April 16, 2007 was a date that changed the nation as well as Colin Goddard’s life; that day Virginia Tech shooter Seung-Hui Cho fatally shot 32 faculty members and students and wounded 17, including Goddard, before turning the gun on himself. Seven years later Goddard speaks across the U.S. not just about the largest shooting by a single gunman in U.S. history, but he spoke about the need for gun control. On Thursday evening he spoke at the Marvin Center Amphitheater.
Before Goddard spoke, the audience watched Living For 32, a documentary about his experience of the massacre at his school, and his advocacy for promoting gun control. The title of the documentary is significant not only because 32 people were shot during the massacre, but because that is the average number of Americans shot everyday.
In the documentary, he is seen taking raw video footage as he is purchasing guns to prove how accessible it is to purchase a gun without showing much identification such as a driver’s license.
After the documentary, Goddard briefly spoke to the audience about his advocacy work such as being part of the Brady Campaign to Prevent Gun Violence. According to Goddard, after the massacre he wanted to “help bring light to the greater tragedy” of everyday gun violence.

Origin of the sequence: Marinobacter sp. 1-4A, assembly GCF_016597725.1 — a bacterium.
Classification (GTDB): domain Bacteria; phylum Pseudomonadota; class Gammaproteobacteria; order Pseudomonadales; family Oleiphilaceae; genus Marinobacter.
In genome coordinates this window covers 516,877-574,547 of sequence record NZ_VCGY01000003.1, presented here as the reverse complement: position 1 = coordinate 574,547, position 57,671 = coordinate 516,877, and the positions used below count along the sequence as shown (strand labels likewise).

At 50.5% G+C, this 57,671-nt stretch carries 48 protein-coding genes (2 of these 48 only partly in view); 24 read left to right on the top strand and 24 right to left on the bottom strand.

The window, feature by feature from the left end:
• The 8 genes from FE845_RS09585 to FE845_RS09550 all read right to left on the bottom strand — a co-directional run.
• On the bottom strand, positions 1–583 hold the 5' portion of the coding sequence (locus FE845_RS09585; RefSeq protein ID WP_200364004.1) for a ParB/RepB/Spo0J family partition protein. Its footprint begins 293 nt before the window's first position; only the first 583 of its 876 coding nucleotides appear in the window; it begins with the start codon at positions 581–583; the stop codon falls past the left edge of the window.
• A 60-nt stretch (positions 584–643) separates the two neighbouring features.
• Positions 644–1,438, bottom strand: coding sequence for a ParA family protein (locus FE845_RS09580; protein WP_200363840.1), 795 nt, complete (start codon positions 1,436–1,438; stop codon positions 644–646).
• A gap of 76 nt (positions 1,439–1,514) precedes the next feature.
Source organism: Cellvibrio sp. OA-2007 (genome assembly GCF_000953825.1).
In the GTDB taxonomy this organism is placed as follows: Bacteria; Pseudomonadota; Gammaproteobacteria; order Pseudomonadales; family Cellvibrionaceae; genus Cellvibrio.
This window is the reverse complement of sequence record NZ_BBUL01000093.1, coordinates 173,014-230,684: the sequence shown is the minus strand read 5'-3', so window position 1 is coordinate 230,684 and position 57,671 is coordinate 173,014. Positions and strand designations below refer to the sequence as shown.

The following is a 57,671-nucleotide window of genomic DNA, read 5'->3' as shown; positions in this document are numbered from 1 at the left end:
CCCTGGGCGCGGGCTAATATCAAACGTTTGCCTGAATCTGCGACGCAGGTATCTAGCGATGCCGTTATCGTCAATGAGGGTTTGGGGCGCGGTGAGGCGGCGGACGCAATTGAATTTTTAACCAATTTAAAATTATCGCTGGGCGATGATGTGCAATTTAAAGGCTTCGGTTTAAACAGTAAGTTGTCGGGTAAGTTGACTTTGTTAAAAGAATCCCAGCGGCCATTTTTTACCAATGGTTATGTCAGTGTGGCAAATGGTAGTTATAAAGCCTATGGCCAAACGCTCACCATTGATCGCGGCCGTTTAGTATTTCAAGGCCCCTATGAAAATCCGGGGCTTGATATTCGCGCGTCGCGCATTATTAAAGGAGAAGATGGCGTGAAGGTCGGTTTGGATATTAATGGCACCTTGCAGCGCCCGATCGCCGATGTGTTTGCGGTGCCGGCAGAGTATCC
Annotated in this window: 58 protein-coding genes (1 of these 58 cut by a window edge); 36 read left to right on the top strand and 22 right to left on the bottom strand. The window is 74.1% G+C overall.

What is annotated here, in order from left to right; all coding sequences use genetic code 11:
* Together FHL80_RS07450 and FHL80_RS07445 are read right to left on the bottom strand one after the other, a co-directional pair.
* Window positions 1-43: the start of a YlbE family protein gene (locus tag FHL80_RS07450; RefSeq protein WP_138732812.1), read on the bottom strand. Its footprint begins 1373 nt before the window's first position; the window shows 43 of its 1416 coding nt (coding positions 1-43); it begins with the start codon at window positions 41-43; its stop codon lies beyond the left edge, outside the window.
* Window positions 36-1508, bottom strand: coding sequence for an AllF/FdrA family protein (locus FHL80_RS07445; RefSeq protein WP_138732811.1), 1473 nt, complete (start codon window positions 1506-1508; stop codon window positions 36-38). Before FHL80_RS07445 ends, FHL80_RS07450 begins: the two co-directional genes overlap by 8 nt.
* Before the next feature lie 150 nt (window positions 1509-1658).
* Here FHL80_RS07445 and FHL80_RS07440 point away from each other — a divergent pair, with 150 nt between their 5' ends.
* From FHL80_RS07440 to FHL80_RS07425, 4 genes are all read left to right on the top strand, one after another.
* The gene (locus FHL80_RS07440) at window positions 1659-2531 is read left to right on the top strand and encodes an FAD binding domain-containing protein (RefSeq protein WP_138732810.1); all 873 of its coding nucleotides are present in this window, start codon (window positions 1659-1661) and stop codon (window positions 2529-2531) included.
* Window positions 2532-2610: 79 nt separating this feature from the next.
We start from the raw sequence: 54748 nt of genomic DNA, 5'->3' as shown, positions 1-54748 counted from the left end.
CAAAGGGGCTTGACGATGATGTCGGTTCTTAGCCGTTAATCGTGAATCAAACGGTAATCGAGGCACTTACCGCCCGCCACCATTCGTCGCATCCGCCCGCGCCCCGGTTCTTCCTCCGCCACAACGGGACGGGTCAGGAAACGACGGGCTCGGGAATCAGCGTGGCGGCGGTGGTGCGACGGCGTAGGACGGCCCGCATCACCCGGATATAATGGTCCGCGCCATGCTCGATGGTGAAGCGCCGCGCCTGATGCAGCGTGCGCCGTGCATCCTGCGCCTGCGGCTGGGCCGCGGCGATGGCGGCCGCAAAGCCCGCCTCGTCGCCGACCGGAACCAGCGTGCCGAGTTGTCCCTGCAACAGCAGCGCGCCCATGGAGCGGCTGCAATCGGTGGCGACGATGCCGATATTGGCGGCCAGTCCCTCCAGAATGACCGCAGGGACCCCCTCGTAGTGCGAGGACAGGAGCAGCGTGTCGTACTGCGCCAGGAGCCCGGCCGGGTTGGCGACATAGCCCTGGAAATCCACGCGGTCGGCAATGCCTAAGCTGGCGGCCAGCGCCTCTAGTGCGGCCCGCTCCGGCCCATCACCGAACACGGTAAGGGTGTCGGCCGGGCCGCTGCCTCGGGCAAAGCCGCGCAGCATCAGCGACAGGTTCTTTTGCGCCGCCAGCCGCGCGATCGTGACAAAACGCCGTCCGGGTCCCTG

“We will all have tragedy… How we take those events and come out of it,” was his overall message.
Goddard also worked with the Brady Campaign and the Brady Bill, which was passed in 1994 calling for federal background checks on firearm purchasers in the United States. According to Goddard, it has stopped 2 million gun transactions. However, he said the “system isn’t working properly.”
Goddard explained that Virginia Tech never received the file transfer error of one of Cho’s records. He stressed a call to action to expand background checks regarding gun purchases. Nonetheless, he acknowledged there is “no one thing” that will stop such tragedies.
Following Goddard’s speech, there was a panel discussion on gun violence moderated by student, Spencer Legred. It consisted of Goddard, GW students, Sean Kumnick and Willy Hanna, and Georgetown University student Sarah Clements, whose mother survived the Sandy Hook Elementary shooting in 2012.
The event was sponsored by the GW Program Board along with the Virginia and Maryland chapters of Moms Demand Action, a gun control advocacy movement.